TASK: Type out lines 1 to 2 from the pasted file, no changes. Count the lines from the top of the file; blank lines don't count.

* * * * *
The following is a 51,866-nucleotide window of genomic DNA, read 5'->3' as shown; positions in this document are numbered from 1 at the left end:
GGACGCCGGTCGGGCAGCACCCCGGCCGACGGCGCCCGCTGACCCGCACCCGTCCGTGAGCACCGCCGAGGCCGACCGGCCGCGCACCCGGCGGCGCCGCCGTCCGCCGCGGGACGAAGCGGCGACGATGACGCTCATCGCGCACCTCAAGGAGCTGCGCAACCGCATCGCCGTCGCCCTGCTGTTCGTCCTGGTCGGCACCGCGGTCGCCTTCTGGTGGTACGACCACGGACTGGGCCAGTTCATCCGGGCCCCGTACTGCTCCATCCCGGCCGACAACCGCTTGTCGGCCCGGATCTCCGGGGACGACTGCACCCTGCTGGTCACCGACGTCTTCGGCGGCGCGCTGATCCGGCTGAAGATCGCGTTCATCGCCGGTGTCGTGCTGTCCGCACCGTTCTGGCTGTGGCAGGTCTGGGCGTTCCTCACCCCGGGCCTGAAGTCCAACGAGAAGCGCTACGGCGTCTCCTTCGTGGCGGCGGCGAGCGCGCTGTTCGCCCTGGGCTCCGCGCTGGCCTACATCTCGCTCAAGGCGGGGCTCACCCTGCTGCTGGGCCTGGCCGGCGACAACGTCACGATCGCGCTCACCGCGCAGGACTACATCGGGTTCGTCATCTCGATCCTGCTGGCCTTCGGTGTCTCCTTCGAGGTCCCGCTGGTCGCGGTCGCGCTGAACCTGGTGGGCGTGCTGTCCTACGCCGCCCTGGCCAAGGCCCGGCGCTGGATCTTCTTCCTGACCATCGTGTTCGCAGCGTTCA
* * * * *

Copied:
The following is a 51,866-nucleotide window of genomic DNA, read 5'->3' as shown; positions in this document are numbered from 1 at the left end:
GGACGCCGGTCGGGCAGCACCCCGGCCGACGGCGCCCGCTGACCCGCACCCGTCCGTGAGCACCGCCGAGGCCGACCGGCCGCGCACCCGGCGGCGCCGCCGTCCGCCGCGGGACGAAGCGGCGACGATGACGCTCATCGCGCACCTCAAGGAGCTGCGCAACCGCATCGCCGTCGCCCTGCTGTTCGTCCTGGTCGGCACCGCGGTCGCCTTCTGGTGGTACGACCACGGACTGGGCCAGTTCATCCGGGCCCCGTACTGCTCCATCCCGGCCGACAACCGCTTGTCGGCCCGGATCTCCGGGGACGACTGCACCCTGCTGGTCACCGACGTCTTCGGCGGCGCGCTGATCCGGCTGAAGATCGCGTTCATCGCCGGTGTCGTGCTGTCCGCACCGTTCTGGCTGTGGCAGGTCTGGGCGTTCCTCACCCCGGGCCTGAAGTCCAACGAGAAGCGCTACGGCGTCTCCTTCGTGGCGGCGGCGAGCGCGCTGTTCGCCCTGGGCTCCGCGCTGGCCTACATCTCGCTCAAGGCGGGGCTCACCCTGCTGCTGGGCCTGGCCGGCGACAACGTCACGATCGCGCTCACCGCGCAGGACTACATCGGGTTCGTCATCTCGATCCTGCTGGCCTTCGGTGTCTCCTTCGAGGTCCCGCTGGTCGCGGTCGCGCTGAACCTGGTGGGCGTGCTGTCCTACGCCGCCCTGGCCAAGGCCCGGCGCTGGATCTTCTTCCTGACCATCGTGTTCGCAGCGTTCA